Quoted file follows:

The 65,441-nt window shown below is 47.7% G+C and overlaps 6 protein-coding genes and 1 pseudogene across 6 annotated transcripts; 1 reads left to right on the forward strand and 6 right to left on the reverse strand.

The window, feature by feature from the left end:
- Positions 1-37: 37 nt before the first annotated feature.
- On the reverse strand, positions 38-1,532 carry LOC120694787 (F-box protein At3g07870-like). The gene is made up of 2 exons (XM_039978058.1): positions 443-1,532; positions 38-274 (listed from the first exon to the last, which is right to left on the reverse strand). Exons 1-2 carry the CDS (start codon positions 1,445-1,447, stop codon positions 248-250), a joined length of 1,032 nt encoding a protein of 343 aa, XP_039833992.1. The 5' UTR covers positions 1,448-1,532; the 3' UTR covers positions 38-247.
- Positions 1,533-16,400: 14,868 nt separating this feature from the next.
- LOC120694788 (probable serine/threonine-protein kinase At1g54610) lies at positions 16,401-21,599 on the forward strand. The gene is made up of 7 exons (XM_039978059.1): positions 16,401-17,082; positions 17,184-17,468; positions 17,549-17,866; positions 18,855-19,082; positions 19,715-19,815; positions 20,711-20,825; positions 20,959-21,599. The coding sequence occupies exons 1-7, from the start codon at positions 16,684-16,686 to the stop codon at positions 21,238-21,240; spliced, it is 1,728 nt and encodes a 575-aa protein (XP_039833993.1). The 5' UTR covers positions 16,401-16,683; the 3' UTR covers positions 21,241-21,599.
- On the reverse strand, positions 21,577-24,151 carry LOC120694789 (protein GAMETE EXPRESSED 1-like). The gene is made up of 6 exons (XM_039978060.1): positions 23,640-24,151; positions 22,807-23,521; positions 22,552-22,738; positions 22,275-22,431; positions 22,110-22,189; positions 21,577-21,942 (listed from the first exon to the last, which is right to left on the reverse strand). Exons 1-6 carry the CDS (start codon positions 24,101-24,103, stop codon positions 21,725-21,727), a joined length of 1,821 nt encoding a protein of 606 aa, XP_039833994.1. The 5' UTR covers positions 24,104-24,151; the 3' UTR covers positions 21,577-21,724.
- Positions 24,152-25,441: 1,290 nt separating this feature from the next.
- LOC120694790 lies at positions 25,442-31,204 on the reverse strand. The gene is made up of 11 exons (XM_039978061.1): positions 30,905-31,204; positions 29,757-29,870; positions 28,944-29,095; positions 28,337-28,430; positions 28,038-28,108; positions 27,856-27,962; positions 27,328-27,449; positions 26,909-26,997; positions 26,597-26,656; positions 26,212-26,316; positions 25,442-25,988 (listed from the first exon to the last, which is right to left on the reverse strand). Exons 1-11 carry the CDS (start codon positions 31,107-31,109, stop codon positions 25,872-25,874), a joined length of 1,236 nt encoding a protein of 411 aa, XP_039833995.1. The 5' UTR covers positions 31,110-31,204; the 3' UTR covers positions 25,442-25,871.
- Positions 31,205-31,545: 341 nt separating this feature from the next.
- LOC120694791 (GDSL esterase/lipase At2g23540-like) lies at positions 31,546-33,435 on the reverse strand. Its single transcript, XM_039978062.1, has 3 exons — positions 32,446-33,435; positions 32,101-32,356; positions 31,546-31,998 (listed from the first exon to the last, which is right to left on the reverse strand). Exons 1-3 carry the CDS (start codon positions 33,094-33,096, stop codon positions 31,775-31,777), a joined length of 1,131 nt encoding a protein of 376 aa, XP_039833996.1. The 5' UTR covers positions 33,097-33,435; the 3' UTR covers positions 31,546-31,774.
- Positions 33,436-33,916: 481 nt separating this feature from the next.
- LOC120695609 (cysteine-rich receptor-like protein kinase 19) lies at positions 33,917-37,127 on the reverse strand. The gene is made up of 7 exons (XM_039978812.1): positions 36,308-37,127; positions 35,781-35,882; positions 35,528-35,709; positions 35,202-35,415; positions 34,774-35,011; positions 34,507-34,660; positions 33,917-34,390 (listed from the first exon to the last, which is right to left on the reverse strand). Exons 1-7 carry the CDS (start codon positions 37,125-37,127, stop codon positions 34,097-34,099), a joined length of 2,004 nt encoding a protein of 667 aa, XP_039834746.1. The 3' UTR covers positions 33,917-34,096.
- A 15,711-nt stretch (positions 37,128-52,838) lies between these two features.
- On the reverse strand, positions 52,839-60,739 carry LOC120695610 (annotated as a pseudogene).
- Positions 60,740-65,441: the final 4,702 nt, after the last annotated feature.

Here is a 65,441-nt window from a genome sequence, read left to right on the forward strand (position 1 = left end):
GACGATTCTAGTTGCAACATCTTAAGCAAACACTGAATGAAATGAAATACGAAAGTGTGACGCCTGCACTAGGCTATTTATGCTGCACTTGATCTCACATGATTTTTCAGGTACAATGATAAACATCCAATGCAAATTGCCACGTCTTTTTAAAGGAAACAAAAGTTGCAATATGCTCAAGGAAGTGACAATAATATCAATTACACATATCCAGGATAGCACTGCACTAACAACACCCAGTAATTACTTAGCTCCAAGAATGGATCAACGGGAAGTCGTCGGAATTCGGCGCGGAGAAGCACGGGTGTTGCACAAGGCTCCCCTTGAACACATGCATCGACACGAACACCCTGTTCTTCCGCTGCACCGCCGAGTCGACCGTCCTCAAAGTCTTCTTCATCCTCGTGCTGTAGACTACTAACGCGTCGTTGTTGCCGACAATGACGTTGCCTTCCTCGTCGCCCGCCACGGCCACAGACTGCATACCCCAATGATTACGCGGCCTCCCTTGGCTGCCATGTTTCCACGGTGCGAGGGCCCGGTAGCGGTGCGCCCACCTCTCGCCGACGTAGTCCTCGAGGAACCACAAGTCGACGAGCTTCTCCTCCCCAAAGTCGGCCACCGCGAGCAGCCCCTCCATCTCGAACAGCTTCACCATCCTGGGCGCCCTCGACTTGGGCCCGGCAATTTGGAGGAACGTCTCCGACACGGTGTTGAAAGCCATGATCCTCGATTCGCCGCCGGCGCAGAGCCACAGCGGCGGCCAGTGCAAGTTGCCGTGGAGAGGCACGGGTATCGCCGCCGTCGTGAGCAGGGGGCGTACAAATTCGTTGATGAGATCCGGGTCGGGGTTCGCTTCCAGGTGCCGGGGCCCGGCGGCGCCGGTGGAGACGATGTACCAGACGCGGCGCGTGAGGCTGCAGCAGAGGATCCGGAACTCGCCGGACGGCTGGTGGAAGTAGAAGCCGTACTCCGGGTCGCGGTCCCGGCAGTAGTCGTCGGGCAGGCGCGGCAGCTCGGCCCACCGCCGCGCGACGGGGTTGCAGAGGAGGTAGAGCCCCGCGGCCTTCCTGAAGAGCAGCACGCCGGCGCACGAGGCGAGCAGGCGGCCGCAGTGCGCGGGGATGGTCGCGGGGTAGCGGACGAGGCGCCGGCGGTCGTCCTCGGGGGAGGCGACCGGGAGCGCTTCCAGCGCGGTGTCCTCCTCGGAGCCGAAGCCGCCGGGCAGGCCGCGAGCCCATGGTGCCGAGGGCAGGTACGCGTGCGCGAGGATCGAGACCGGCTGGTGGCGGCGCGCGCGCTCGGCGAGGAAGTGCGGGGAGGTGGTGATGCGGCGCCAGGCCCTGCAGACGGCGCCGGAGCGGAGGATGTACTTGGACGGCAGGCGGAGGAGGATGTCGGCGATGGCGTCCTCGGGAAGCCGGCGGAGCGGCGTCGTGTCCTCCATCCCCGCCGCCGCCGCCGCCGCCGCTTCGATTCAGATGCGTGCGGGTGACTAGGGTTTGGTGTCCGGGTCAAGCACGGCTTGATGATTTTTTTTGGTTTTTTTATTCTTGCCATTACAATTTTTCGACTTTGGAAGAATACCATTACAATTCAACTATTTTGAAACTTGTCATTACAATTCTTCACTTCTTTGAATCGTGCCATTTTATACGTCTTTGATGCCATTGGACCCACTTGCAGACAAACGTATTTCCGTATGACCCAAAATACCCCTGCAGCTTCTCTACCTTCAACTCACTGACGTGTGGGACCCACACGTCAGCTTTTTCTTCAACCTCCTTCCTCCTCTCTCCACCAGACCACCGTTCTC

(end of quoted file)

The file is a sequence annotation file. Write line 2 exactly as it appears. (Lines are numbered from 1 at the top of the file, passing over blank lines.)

The window, feature by feature from the left end: